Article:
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Proton Pump Inhibitors May Be Associated with Increased Dementia Risk

The use of proton pump inhibitors, the popular medications used to treat gastroesophageal reflux and peptic ulcers, may be associated with an increased risk of dementia in a study using data from a large German health insurer, according to an article published online by JAMA Neurology.

The use of proton pump inhibitors (PPIs) has increased among older patients and PPIs are among the most frequently used classes of drugs.

Britta Haenisch, Ph.D., of the German Center for Neurodegenerative Diseases, Bonn, Germany, and coauthors examined the association between the use of PPIs and the risk of dementia using data from 2004 to 2011 on inpatient and outpatient diagnoses and drug prescriptions. Regular PPI use was at least one PPI prescription in each quarter of an 18-month interval.

The study population included 218,493 individuals 75 or older before 144,814 individuals were excluded, leaving 73,679 individuals included in the final analysis. The authors identified 29,510 patients who developed dementia during the study period.

Image shows a brain slice from an Alzheimer's patient.

Limitations to the study include the authors only being able to integrate some other risk factors for dementia into the analysis from the data. Image is for illustrative purposes only.

Regular users of PPIs (2,950 patients, mostly female and average age nearly 84) had a 44 percent increased risk of dementia compared with those (70,729 patients, mostly female and average age 83) not receiving PPI medication, according to the results.

Limitations to the study include the authors only being able to integrate some other risk factors for dementia into the analysis from the data.

“The present study can only provide a statistical association between PPI use and risk of dementia. The possible underlying causal biological mechanism has to be explored in future studies. To evaluate and establish direct cause and effect relationships between PPI use and incident dementia in the elderly, randomized, prospective clinical trials are needed,” the study concludes.

About this Alzheimer’s disease research

Source: Britta Haenisch – JAMA Network
Image Source: The image is in the public domain.
Original Research: Abstract for “Association of Proton Pump Inhibitors With Risk of Dementia: A Pharmacoepidemiological Claims Data Analysis” by Willy Gomm, PhD; Klaus von Holt, MD, PhD; Friederike Thomé, MSc; Karl Broich, MD; Wolfgang Maier, MD; Anne Fink, MSc; Gabriele Doblhammer, PhD; and Britta Haenisch, PhD in JAMA Neurology. Published online February 15 2016 doi:10.1001/jamaneurol.2015.4791


Abstract

Association of Proton Pump Inhibitors With Risk of Dementia: A Pharmacoepidemiological Claims Data Analysis

Importance Medications that influence the risk of dementia in the elderly can be relevant for dementia prevention. Proton pump inhibitors (PPIs) are widely used for the treatment of gastrointestinal diseases but have also been shown to be potentially involved in cognitive decline.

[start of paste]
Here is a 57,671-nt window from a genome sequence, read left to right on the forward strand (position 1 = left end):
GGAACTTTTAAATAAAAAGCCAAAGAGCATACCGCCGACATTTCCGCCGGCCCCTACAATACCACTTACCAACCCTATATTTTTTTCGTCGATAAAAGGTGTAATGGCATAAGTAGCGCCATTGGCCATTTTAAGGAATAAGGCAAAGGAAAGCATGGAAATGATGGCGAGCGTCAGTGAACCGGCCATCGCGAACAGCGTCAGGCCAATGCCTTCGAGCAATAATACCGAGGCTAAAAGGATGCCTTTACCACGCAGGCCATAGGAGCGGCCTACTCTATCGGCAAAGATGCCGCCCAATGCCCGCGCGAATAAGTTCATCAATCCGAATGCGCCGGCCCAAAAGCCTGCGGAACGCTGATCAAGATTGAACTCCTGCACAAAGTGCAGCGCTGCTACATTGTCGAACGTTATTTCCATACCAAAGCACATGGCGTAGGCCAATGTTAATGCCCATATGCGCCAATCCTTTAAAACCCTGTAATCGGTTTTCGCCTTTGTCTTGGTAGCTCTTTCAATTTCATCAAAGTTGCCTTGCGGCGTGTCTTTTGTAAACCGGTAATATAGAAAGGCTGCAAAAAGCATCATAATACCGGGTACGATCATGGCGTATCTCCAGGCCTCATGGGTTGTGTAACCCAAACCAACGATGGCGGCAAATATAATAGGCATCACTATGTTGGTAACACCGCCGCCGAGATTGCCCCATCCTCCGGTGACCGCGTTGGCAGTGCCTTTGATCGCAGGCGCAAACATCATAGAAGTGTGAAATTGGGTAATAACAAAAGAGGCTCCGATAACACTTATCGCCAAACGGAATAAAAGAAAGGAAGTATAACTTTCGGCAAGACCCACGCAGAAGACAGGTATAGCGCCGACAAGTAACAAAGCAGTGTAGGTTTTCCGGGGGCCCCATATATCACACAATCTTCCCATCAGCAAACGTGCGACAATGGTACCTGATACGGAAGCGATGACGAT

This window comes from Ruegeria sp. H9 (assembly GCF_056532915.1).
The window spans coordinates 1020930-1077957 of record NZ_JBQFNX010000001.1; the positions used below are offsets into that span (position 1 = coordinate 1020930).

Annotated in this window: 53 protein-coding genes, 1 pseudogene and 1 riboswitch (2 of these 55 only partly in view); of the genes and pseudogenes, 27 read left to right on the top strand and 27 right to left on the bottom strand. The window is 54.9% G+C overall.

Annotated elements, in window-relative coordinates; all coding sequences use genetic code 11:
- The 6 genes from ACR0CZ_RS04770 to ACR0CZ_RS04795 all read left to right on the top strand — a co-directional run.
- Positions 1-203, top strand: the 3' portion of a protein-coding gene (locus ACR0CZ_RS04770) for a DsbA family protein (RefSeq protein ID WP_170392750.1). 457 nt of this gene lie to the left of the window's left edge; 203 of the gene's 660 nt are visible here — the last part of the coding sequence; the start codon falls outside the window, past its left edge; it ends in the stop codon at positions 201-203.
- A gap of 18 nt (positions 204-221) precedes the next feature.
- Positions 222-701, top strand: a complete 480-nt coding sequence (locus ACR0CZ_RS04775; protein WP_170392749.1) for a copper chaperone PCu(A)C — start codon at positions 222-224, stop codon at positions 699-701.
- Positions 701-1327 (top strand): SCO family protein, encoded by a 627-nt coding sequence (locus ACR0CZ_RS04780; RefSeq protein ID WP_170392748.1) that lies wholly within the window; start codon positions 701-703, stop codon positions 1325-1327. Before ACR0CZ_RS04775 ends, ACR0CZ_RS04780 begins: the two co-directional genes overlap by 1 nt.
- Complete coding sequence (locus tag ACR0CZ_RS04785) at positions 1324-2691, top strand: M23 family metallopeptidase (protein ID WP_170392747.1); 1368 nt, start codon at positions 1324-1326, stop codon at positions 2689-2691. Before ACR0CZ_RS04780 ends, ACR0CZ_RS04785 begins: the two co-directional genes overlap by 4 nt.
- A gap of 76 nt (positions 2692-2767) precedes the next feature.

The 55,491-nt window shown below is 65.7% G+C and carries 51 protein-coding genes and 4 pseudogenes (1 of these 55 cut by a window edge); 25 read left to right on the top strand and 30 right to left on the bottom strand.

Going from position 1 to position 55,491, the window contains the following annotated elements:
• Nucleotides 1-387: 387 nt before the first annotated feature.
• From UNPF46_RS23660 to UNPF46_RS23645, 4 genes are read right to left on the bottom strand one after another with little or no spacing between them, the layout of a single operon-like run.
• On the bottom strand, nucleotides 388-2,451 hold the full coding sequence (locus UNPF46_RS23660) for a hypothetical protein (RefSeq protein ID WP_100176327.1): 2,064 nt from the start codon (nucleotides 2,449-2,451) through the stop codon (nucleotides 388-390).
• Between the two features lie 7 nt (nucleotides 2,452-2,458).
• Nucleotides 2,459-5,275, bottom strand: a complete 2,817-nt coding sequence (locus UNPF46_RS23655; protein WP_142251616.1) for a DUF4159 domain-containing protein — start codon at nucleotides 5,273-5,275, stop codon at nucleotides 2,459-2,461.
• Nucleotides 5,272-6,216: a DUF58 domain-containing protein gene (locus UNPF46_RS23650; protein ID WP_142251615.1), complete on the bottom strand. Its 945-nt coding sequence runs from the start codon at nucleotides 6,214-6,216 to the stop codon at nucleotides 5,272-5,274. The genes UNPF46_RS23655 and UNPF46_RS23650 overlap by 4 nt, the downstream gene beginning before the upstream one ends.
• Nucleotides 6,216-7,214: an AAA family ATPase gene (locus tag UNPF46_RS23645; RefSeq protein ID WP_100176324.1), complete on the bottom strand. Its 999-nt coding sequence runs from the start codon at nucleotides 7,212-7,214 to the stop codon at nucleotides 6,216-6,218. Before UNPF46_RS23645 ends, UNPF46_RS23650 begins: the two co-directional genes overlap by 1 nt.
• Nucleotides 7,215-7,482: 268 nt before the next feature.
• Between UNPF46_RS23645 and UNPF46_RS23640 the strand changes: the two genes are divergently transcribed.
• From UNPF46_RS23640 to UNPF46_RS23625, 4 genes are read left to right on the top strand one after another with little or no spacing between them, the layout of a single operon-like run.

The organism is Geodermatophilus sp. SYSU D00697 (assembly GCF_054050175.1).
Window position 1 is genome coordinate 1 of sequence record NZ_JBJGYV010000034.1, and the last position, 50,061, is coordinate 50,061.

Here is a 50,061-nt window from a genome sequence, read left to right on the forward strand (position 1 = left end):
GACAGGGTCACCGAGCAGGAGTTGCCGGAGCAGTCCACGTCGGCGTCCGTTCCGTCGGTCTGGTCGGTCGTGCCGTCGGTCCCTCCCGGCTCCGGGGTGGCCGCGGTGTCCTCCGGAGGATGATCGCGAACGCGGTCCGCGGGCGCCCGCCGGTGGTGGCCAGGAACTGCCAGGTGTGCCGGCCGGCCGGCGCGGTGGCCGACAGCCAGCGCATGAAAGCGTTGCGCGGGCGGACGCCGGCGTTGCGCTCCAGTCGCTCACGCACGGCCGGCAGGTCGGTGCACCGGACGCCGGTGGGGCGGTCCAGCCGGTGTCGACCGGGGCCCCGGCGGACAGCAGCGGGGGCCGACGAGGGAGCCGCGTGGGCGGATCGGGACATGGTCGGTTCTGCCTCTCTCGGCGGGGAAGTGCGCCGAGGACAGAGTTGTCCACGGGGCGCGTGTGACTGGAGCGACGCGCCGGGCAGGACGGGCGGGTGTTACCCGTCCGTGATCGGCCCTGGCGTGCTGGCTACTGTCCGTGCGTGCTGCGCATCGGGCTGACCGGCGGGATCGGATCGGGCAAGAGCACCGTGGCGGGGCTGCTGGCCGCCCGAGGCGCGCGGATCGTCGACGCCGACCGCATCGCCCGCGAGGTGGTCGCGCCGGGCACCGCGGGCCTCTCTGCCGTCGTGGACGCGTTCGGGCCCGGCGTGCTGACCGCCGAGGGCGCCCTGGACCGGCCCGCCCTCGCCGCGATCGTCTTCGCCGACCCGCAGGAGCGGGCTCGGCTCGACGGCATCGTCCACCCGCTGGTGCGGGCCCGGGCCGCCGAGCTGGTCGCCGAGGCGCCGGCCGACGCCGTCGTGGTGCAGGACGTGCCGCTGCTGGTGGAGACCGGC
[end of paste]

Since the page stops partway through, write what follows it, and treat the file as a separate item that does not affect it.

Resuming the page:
Objective To examine the association between the use of PPIs and the risk of incident dementia in the elderly.

Design, Setting, and Participants We conducted a prospective cohort study using observational data from 2004 to 2011, derived from the largest German statutory health insurer, Allgemeine Ortskrankenkassen (AOK). Data on inpatient and outpatient diagnoses (coded by the German modification of the International Statistical Classification of Diseases and Related Health Problems, Tenth Revision) and drug prescriptions (categorized according to the Anatomical Therapeutic Chemical Classification System) were available on a quarterly basis. Data analysis was performed from August to November 2015.

Exposures Prescription of omeprazole, pantoprazole, lansoprazole, esomeprazole, or rabeprazole.

Main Outcomes and Measures The main outcome was a diagnosis of incident dementia coded by the German modification of the International Statistical Classification of Diseases and Related Health Problems, Tenth Revision. The association between PPI use and dementia was analyzed using time-dependent Cox regression. The model was adjusted for potential confounding factors, including age, sex, comorbidities, and polypharmacy.

Results A total of 73 679 participants 75 years of age or older and free of dementia at baseline were analyzed. The patients receiving regular PPI medication (n = 2950; mean [SD] age, 83.8 [5.4] years; 77.9% female) had a significantly increased risk of incident dementia compared with the patients not receiving PPI medication (n = 70 729; mean [SD] age, 83.0 [5.6] years; 73.6% female) (hazard ratio, 1.44 [95% CI, 1.36-1.52]; P < .001).

Conclusions and Relevance The avoidance of PPI medication may prevent the development of dementia. This finding is supported by recent pharmacoepidemiological analyses on primary data and is in line with mouse models in which the use of PPIs increased the levels of β-amyloid in the brains of mice. Randomized, prospective clinical trials are needed to examine this connection in more detail.

“Association of Proton Pump Inhibitors With Risk of Dementia: A Pharmacoepidemiological Claims Data Analysis” by Willy Gomm, PhD; Klaus von Holt, MD, PhD; Friederike Thomé, MSc; Karl Broich, MD; Wolfgang Maier, MD; Anne Fink, MSc; Gabriele Doblhammer, PhD; and Britta Haenisch, PhD in JAMA Neurology. Published online February 15 2016 doi:10.1001/jamaneurol.2015.4791

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